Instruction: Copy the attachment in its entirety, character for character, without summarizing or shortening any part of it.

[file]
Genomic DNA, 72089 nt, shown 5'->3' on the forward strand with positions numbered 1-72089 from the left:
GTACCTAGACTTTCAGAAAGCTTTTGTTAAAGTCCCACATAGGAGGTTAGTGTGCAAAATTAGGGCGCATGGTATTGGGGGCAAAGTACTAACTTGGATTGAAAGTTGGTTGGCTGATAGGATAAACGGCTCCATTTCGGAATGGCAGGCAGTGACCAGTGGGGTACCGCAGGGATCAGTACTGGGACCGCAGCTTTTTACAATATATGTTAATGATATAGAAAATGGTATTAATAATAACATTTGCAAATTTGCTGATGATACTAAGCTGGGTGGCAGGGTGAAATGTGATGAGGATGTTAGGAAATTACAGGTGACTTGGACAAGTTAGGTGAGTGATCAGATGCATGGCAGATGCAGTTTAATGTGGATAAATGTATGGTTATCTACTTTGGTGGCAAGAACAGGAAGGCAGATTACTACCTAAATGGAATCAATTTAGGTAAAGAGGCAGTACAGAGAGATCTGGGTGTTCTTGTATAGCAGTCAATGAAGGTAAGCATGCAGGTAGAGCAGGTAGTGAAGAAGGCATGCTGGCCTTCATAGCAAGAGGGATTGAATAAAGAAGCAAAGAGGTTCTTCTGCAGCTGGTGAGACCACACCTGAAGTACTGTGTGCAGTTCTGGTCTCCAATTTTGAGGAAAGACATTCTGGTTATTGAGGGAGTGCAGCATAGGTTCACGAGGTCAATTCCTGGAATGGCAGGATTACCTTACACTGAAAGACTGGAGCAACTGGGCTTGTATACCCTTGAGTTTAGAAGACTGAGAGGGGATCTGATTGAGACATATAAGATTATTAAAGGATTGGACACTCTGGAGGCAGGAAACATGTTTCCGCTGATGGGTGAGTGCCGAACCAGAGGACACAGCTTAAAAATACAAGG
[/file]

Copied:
Genomic DNA, 72089 nt, shown 5'->3' on the forward strand with positions numbered 1-72089 from the left:
GTACCTAGACTTTCAGAAAGCTTTTGTTAAAGTCCCACATAGGAGGTTAGTGTGCAAAATTAGGGCGCATGGTATTGGGGGCAAAGTACTAACTTGGATTGAAAGTTGGTTGGCTGATAGGATAAACGGCTCCATTTCGGAATGGCAGGCAGTGACCAGTGGGGTACCGCAGGGATCAGTACTGGGACCGCAGCTTTTTACAATATATGTTAATGATATAGAAAATGGTATTAATAATAACATTTGCAAATTTGCTGATGATACTAAGCTGGGTGGCAGGGTGAAATGTGATGAGGATGTTAGGAAATTACAGGTGACTTGGACAAGTTAGGTGAGTGATCAGATGCATGGCAGATGCAGTTTAATGTGGATAAATGTATGGTTATCTACTTTGGTGGCAAGAACAGGAAGGCAGATTACTACCTAAATGGAATCAATTTAGGTAAAGAGGCAGTACAGAGAGATCTGGGTGTTCTTGTATAGCAGTCAATGAAGGTAAGCATGCAGGTAGAGCAGGTAGTGAAGAAGGCATGCTGGCCTTCATAGCAAGAGGGATTGAATAAAGAAGCAAAGAGGTTCTTCTGCAGCTGGTGAGACCACACCTGAAGTACTGTGTGCAGTTCTGGTCTCCAATTTTGAGGAAAGACATTCTGGTTATTGAGGGAGTGCAGCATAGGTTCACGAGGTCAATTCCTGGAATGGCAGGATTACCTTACACTGAAAGACTGGAGCAACTGGGCTTGTATACCCTTGAGTTTAGAAGACTGAGAGGGGATCTGATTGAGACATATAAGATTATTAAAGGATTGGACACTCTGGAGGCAGGAAACATGTTTCCGCTGATGGGTGAGTGCCGAACCAGAGGACACAGCTTAAAAATACAAGG